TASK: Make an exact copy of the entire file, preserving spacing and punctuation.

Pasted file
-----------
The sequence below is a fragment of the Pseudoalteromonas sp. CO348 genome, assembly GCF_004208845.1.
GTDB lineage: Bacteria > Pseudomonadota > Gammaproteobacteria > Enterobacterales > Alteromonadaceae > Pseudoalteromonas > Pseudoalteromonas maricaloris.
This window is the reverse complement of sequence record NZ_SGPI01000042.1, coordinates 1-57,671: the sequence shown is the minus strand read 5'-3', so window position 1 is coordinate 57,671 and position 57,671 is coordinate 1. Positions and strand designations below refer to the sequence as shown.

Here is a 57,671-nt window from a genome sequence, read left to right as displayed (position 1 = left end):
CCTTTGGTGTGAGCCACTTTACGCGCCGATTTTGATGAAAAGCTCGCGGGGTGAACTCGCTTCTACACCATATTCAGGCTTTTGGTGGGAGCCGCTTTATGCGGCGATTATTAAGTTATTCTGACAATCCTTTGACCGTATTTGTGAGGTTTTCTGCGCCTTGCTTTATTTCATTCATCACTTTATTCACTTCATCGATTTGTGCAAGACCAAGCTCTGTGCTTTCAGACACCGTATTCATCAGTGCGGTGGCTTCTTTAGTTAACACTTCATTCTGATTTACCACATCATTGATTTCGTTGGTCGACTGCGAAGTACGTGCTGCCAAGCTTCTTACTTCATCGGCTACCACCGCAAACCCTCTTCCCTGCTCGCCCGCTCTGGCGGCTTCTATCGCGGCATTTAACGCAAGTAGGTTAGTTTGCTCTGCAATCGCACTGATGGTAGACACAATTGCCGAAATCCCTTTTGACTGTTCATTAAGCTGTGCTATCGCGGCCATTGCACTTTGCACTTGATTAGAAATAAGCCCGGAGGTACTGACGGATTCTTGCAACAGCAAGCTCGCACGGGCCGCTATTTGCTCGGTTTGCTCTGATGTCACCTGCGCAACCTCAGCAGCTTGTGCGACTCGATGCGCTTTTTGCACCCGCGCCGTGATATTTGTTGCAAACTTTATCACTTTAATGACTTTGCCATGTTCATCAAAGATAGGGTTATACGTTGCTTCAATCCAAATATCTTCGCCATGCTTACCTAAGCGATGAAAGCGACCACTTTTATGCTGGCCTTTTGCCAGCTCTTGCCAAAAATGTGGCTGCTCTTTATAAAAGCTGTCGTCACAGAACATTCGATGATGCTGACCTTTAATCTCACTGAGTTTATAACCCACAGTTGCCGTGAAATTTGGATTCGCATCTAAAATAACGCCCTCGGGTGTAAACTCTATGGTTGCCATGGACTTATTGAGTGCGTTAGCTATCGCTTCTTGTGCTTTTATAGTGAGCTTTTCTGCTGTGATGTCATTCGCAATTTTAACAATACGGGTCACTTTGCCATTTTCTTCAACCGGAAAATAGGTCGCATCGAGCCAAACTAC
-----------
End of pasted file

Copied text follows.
The sequence below is a fragment of the Pseudoalteromonas sp. CO348 genome, assembly GCF_004208845.1.
GTDB lineage: Bacteria > Pseudomonadota > Gammaproteobacteria > Enterobacterales > Alteromonadaceae > Pseudoalteromonas > Pseudoalteromonas maricaloris.
This window is the reverse complement of sequence record NZ_SGPI01000042.1, coordinates 1-57,671: the sequence shown is the minus strand read 5'-3', so window position 1 is coordinate 57,671 and position 57,671 is coordinate 1. Positions and strand designations below refer to the sequence as shown.

Here is a 57,671-nt window from a genome sequence, read left to right as displayed (position 1 = left end):
CCTTTGGTGTGAGCCACTTTACGCGCCGATTTTGATGAAAAGCTCGCGGGGTGAACTCGCTTCTACACCATATTCAGGCTTTTGGTGGGAGCCGCTTTATGCGGCGATTATTAAGTTATTCTGACAATCCTTTGACCGTATTTGTGAGGTTTTCTGCGCCTTGCTTTATTTCATTCATCACTTTATTCACTTCATCGATTTGTGCAAGACCAAGCTCTGTGCTTTCAGACACCGTATTCATCAGTGCGGTGGCTTCTTTAGTTAACACTTCATTCTGATTTACCACATCATTGATTTCGTTGGTCGACTGCGAAGTACGTGCTGCCAAGCTTCTTACTTCATCGGCTACCACCGCAAACCCTCTTCCCTGCTCGCCCGCTCTGGCGGCTTCTATCGCGGCATTTAACGCAAGTAGGTTAGTTTGCTCTGCAATCGCACTGATGGTAGACACAATTGCCGAAATCCCTTTTGACTGTTCATTAAGCTGTGCTATCGCGGCCATTGCACTTTGCACTTGATTAGAAATAAGCCCGGAGGTACTGACGGATTCTTGCAACAGCAAGCTCGCACGGGCCGCTATTTGCTCGGTTTGCTCTGATGTCACCTGCGCAACCTCAGCAGCTTGTGCGACTCGATGCGCTTTTTGCACCCGCGCCGTGATATTTGTTGCAAACTTTATCACTTTAATGACTTTGCCATGTTCATCAAAGATAGGGTTATACGTTGCTTCAATCCAAATATCTTCGCCATGCTTACCTAAGCGATGAAAGCGACCACTTTTATGCTGGCCTTTTGCCAGCTCTTGCCAAAAATGTGGCTGCTCTTTATAAAAGCTGTCGTCACAGAACATTCGATGATGCTGACCTTTAATCTCACTGAGTTTATAACCCACAGTTGCCGTGAAATTTGGATTCGCATCTAAAATAACGCCCTCGGGTGTAAACTCTATGGTTGCCATGGACTTATTGAGTGCGTTAGCTATCGCTTCTTGTGCTTTTATAGTGAGCTTTTCTGCTGTGATGTCATTCGCAATTTTAACAATACGGGTCACTTTGCCATTTTCTTCAACCGGAAAATAGGTCGCATCGAGCCAAACTAC